Culture Counts: The Influence of Culture and Society on Depression | Willie Davis

Personal Experiences Icon.jpg

“This is who I am and this is my truth”

I’ll just rip the band-aid off – I suffer with depression. My sister and mom brought it to my attention a few years ago, but I recently accepted it as my truth. Why do I want to speak about this now? Because in the past, I have let it control my life. I let it control my emotions, my motivation, and ultimately, the outcome of my life. Not this time!

 

I woke up one day in October 2018 with the realization that my depression had reared its ugly head once again. To be honest, this isn’t something that is very uncommon within the African American community. According to the Substance Abuse and Mental Health Services Administration, approximately 16% of African Americans have been diagnosed with some form of mental health illness in 2014. For myself, I remember a few years ago just moving back from California to Michigan and various choices and circumstances in my life going on, I was partially feeling like a failure. I didn’t quite understand it or know what was going on. My mother could see the signs and suggested that maybe I was dealing with depression - something she was far too familiar with herself. It took me a little while to grasp the concept of having depression myself.

 

This time around, I started to see signs of it days prior – being unengaged with my girlfriend, not having a desire to do much of anything, and also being short-tempered. You could call it “seasonal” depression, but I prefer not to because I feel you diminish the severity of it when you just label it to a certain time of year.

 

As an entrepreneur, I have found it harder over the last couple of years to cope with it –mainly because of my denial of having it to begin with but, also, because I need to be outgoing and engaging to generate business and deal with my clients on a daily basis. That’s how I eat. But this year, I’m taking a different approach.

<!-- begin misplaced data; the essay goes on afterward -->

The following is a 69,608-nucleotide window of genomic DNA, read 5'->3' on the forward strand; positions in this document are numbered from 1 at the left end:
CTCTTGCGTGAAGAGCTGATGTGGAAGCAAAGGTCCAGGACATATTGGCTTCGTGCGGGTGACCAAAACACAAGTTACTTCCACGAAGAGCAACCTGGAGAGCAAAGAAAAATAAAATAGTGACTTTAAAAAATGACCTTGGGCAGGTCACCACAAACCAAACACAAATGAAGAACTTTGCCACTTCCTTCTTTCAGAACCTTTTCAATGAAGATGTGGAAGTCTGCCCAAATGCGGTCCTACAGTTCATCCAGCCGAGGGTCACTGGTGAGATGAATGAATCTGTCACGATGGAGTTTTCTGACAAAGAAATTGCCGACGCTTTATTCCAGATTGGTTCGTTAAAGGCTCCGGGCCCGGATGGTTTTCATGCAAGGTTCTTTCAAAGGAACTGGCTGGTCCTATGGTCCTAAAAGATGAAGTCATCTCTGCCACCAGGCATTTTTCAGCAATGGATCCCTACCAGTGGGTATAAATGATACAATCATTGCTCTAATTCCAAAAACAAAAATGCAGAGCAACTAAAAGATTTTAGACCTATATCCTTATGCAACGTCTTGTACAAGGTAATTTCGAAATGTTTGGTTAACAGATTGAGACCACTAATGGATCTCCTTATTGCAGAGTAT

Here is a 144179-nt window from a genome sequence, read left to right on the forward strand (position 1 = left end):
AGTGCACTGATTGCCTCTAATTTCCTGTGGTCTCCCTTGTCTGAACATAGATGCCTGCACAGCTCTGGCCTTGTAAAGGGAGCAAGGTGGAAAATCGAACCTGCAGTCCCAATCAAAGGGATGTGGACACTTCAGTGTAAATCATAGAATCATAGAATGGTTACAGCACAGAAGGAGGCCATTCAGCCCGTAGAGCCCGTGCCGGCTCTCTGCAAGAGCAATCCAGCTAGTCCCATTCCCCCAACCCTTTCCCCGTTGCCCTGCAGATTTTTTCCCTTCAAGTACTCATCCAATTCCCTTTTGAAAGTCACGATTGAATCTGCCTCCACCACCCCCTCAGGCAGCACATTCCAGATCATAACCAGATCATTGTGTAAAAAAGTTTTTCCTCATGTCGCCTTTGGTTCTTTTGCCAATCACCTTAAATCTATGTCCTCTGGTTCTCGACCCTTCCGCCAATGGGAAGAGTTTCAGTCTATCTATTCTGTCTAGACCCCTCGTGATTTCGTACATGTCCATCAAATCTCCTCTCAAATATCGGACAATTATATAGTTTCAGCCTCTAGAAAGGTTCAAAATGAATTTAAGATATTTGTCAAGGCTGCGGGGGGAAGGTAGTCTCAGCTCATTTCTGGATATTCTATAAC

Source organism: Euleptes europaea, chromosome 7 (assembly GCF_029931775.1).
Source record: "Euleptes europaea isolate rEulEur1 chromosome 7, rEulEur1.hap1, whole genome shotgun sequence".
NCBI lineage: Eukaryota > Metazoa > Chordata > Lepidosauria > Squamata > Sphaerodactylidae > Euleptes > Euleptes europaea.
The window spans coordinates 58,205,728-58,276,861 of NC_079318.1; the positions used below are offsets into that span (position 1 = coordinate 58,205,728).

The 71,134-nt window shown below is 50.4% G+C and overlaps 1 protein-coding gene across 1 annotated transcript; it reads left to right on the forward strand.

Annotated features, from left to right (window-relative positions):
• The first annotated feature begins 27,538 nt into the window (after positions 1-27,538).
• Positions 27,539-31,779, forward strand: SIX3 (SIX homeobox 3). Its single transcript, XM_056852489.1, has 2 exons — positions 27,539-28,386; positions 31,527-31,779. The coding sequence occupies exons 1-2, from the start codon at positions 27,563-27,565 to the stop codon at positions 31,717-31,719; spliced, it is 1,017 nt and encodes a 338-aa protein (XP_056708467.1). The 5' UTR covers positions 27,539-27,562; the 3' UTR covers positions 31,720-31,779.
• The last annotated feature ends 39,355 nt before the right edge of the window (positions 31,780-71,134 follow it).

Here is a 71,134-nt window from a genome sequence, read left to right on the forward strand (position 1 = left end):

One of the first things I did when I realized my depression was present was to accept it. This is who I am and this is my truth. I can’t waste time denying it because that does no one any good. Secondly, I sat my then girlfriend down and told her about it and explained it to her. As soon as I did this, it was like a weight was lifted and I began to feel better. I told her what I was going through and explained to her what I needed not only from her, but in general. What I needed was a couple of days to adjust to my current mood. I knew I wasn’t always going to be (naturally) cheerful and perky as I had been and because of that, I had to work twice as hard to focus on my happiness for the sake of my relationships and my business. Another thing that was needed for myself during this time was to talk about it. There are a lot of people, especially within the African American and Black community that don’t talk about it. There is this stigma attached to mental health and various forms that are still very taboo. As soon as I started to talk about it within my circles, so many people started to pour out to me and share their stories. Through those conversations, helping people became the most important part of dealing with my depression.

 

If there’s one thing you should know about me is that I’m an authentic person and I don’t want to paint this false picture of me that everything is okay all the time. Because it isn’t – and that’s okay, too. I am okay and dealing with it because of my amazing support system that I am so grateful and thankful for everyday. Unfortunately, not everyone is fortunate enough to have people around them like that. If you are one of those people, please let me know how I can help you.


My name is Willie and I am UNCrushed.

Willie Davis.jpg

WILLIE DAVIS

DETROIT, MI, USA